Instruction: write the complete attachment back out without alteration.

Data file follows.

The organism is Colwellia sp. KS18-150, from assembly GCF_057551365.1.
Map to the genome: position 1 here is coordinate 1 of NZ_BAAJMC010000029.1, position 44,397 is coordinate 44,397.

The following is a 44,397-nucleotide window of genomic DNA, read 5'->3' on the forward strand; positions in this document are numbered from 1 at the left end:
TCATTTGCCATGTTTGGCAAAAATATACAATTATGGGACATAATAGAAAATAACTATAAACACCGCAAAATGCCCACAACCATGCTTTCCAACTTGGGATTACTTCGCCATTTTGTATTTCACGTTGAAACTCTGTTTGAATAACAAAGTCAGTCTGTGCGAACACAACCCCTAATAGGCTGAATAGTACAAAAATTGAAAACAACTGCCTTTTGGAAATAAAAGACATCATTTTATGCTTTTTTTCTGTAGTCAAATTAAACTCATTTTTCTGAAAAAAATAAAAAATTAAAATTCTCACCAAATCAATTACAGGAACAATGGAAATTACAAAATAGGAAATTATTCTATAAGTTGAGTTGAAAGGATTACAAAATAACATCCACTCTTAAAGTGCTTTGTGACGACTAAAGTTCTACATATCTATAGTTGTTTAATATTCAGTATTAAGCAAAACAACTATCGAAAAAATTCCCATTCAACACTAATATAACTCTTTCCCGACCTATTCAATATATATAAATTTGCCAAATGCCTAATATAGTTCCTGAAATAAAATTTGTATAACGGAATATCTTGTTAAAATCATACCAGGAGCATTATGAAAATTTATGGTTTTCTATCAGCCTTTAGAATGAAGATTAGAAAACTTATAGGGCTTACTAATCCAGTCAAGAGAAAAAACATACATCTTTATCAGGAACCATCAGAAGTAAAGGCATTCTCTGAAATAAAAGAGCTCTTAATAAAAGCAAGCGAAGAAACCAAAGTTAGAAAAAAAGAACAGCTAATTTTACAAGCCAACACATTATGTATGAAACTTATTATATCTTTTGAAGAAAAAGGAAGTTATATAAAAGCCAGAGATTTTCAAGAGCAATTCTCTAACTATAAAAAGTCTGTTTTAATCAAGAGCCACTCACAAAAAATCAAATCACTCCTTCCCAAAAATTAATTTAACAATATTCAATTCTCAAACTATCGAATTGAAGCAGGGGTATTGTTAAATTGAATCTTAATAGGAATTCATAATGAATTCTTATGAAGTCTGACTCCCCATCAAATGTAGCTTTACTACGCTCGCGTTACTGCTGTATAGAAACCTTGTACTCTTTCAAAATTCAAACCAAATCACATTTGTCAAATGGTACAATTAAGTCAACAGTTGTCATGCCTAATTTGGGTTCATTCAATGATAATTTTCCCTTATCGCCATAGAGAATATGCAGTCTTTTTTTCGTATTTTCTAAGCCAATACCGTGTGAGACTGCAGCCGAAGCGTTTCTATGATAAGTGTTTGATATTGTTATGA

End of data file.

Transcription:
The organism is Colwellia sp. KS18-150, from assembly GCF_057551365.1.
Map to the genome: position 1 here is coordinate 1 of NZ_BAAJMC010000029.1, position 44,397 is coordinate 44,397.

The following is a 44,397-nucleotide window of genomic DNA, read 5'->3' on the forward strand; positions in this document are numbered from 1 at the left end:
TCATTTGCCATGTTTGGCAAAAATATACAATTATGGGACATAATAGAAAATAACTATAAACACCGCAAAATGCCCACAACCATGCTTTCCAACTTGGGATTACTTCGCCATTTTGTATTTCACGTTGAAACTCTGTTTGAATAACAAAGTCAGTCTGTGCGAACACAACCCCTAATAGGCTGAATAGTACAAAAATTGAAAACAACTGCCTTTTGGAAATAAAAGACATCATTTTATGCTTTTTTTCTGTAGTCAAATTAAACTCATTTTTCTGAAAAAAATAAAAAATTAAAATTCTCACCAAATCAATTACAGGAACAATGGAAATTACAAAATAGGAAATTATTCTATAAGTTGAGTTGAAAGGATTACAAAATAACATCCACTCTTAAAGTGCTTTGTGACGACTAAAGTTCTACATATCTATAGTTGTTTAATATTCAGTATTAAGCAAAACAACTATCGAAAAAATTCCCATTCAACACTAATATAACTCTTTCCCGACCTATTCAATATATATAAATTTGCCAAATGCCTAATATAGTTCCTGAAATAAAATTTGTATAACGGAATATCTTGTTAAAATCATACCAGGAGCATTATGAAAATTTATGGTTTTCTATCAGCCTTTAGAATGAAGATTAGAAAACTTATAGGGCTTACTAATCCAGTCAAGAGAAAAAACATACATCTTTATCAGGAACCATCAGAAGTAAAGGCATTCTCTGAAATAAAAGAGCTCTTAATAAAAGCAAGCGAAGAAACCAAAGTTAGAAAAAAAGAACAGCTAATTTTACAAGCCAACACATTATGTATGAAACTTATTATATCTTTTGAAGAAAAAGGAAGTTATATAAAAGCCAGAGATTTTCAAGAGCAATTCTCTAACTATAAAAAGTCTGTTTTAATCAAGAGCCACTCACAAAAAATCAAATCACTCCTTCCCAAAAATTAATTTAACAATATTCAATTCTCAAACTATCGAATTGAAGCAGGGGTATTGTTAAATTGAATCTTAATAGGAATTCATAATGAATTCTTATGAAGTCTGACTCCCCATCAAATGTAGCTTTACTACGCTCGCGTTACTGCTGTATAGAAACCTTGTACTCTTTCAAAATTCAAACCAAATCACATTTGTCAAATGGTACAATTAAGTCAACAGTTGTCATGCCTAATTTGGGTTCATTCAATGATAATTTTCCCTTATCGCCATAGAGAATATGCAGTCTTTTTTTCGTATTTTCTAAGCCAATACCGTGTGAGACTGCAGCCGAAGCGTTTCTATGATAAGTGTTTGATATTGTTATGA